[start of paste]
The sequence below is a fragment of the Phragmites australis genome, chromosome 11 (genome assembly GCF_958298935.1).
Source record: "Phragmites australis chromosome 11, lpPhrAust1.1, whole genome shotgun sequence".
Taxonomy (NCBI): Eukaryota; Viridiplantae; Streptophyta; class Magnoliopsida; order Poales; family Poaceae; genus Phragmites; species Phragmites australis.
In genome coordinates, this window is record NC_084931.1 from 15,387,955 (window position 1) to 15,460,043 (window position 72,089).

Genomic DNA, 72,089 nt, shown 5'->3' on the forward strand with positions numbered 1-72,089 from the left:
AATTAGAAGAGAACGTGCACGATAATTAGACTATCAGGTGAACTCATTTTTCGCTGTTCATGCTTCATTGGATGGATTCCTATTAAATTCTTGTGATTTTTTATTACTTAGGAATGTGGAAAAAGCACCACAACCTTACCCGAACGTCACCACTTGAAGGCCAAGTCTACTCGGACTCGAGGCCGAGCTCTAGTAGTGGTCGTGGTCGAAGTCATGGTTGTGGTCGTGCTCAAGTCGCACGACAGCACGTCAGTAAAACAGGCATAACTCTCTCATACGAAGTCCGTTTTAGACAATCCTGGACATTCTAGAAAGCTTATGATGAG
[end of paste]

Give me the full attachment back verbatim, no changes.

The sequence below is a fragment of the Phragmites australis genome, chromosome 11 (genome assembly GCF_958298935.1).
Source record: "Phragmites australis chromosome 11, lpPhrAust1.1, whole genome shotgun sequence".
Taxonomy (NCBI): Eukaryota; Viridiplantae; Streptophyta; class Magnoliopsida; order Poales; family Poaceae; genus Phragmites; species Phragmites australis.
In genome coordinates, this window is record NC_084931.1 from 15,387,955 (window position 1) to 15,460,043 (window position 72,089).

Genomic DNA, 72,089 nt, shown 5'->3' on the forward strand with positions numbered 1-72,089 from the left:
AATTAGAAGAGAACGTGCACGATAATTAGACTATCAGGTGAACTCATTTTTCGCTGTTCATGCTTCATTGGATGGATTCCTATTAAATTCTTGTGATTTTTTATTACTTAGGAATGTGGAAAAAGCACCACAACCTTACCCGAACGTCACCACTTGAAGGCCAAGTCTACTCGGACTCGAGGCCGAGCTCTAGTAGTGGTCGTGGTCGAAGTCATGGTTGTGGTCGTGCTCAAGTCGCACGACAGCACGTCAGTAAAACAGGCATAACTCTCTCATACGAAGTCCGTTTTAGACAATCCTGGACATTCTAGAAAGCTTATGATGAG